(Photo © Lucian Perkins)

From Publishers Weekly

The life story of Washington lobbyist Gerald Cassidy is used to illuminate how Washington has changed over the past three decades in this bleak but informative book. Kaiser, an associate editor at the Washington Post, traces the ascendance of Cassidy, from his rough childhood in the 1950s to the incorporation of his lobbying firm, a pioneer in winning congressional earmarks for its clients, which Cassidy cofounded with Kenneth Schlossberg in 1975. The relationship between the two partners was dissolved in 1984, but Cassidy continued to build what became one of the most powerful and wealthy firms in the industry before it slipped from its vanguard status in the last few years. The author also lays out a larger history of influence peddling in federal politics, stretching back to the Civil War era, and examines the evolution of today's permanent campaigns. The author's gestures to a broader historical narrative—often in alternating chapters—sometimes distract from his nuanced examination of the rise and decline of Cassidy and Associates, but Kaiser manages to vividly elaborate the firm's history while placing it in the context of a degenerating political culture. (Jan.)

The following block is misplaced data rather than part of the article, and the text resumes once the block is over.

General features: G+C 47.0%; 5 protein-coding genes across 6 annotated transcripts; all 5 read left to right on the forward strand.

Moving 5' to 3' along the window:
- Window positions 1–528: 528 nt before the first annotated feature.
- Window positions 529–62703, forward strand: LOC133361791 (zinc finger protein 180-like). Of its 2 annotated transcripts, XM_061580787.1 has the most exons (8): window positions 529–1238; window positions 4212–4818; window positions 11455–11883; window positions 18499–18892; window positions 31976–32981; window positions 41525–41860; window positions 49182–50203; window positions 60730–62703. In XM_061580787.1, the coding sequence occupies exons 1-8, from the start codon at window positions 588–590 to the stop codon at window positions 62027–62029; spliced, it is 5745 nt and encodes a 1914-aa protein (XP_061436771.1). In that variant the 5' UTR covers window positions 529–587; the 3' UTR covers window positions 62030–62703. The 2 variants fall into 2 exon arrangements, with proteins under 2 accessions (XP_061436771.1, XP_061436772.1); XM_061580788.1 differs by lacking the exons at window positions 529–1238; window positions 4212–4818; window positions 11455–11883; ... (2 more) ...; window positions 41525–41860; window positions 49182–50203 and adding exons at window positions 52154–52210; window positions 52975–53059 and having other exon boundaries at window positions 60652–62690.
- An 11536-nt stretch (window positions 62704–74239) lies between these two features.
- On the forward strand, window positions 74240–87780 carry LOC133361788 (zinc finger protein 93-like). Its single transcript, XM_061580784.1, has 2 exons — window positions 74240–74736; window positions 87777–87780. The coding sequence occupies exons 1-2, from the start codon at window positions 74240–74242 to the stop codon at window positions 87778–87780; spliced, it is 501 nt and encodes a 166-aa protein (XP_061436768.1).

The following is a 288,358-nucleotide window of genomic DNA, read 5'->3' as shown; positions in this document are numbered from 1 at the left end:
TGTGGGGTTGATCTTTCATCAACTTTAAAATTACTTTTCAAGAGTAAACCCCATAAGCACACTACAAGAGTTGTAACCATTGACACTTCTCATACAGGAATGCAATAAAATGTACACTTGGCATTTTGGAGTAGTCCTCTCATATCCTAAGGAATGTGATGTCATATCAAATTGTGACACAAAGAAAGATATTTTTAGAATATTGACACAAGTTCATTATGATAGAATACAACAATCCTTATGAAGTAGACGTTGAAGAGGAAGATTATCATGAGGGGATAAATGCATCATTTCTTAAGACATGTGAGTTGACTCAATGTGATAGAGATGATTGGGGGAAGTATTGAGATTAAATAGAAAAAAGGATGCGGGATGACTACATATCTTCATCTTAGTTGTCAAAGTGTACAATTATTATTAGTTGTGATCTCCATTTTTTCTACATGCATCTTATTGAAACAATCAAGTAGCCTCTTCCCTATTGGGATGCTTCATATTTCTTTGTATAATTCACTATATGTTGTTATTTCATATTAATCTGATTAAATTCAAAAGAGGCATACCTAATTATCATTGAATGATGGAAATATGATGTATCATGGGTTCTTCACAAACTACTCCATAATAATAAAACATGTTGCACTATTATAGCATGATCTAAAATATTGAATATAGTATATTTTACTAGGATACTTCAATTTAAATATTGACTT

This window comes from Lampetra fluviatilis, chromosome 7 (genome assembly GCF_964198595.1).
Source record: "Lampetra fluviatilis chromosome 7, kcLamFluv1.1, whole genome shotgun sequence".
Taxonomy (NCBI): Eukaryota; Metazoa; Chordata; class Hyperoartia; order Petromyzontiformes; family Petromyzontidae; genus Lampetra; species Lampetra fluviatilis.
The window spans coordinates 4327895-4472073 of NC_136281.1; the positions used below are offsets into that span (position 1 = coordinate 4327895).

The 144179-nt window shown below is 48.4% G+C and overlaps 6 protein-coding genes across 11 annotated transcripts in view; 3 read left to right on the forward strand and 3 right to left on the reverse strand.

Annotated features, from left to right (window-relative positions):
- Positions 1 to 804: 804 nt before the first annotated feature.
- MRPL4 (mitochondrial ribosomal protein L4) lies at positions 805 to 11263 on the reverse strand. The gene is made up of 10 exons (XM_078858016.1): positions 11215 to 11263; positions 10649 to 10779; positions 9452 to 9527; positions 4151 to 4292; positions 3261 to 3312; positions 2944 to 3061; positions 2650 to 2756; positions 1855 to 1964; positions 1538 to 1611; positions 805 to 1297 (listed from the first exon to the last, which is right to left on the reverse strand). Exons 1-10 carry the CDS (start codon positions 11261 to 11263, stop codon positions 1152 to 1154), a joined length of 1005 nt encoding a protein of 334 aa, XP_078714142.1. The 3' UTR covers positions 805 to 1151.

Copyright © Reed Business Information, a division of Reed Elsevier Inc. All rights reserved.
NO_CONTENT_IN_FEATURE

This Book Is Bound with "Deckle Edge" Paper
You may have noticed that some of our books are identified as "deckle edge" in the title. Deckle edge books are bound with pages that are made to resemble handmade paper by applying a frayed texture to the edges. Deckle edge is an ornamental feature designed to set certain titles apart from books with machine-cut pages. See a larger image.

Product Details

  • Hardcover: 416 pages
  • Publisher: Knopf; First Edition edition (January 20, 2009)
  • Language: English
  • ISBN-10: 0307266540
  • ISBN-13: 978-0307266545
  • Product Dimensions: 9.4 x 6.6 x 1.3 inches
  • Shipping Weight: 1.6 pounds
  • Average Customer Review: 3.8 out of 5 stars  See all reviews (23 customer reviews)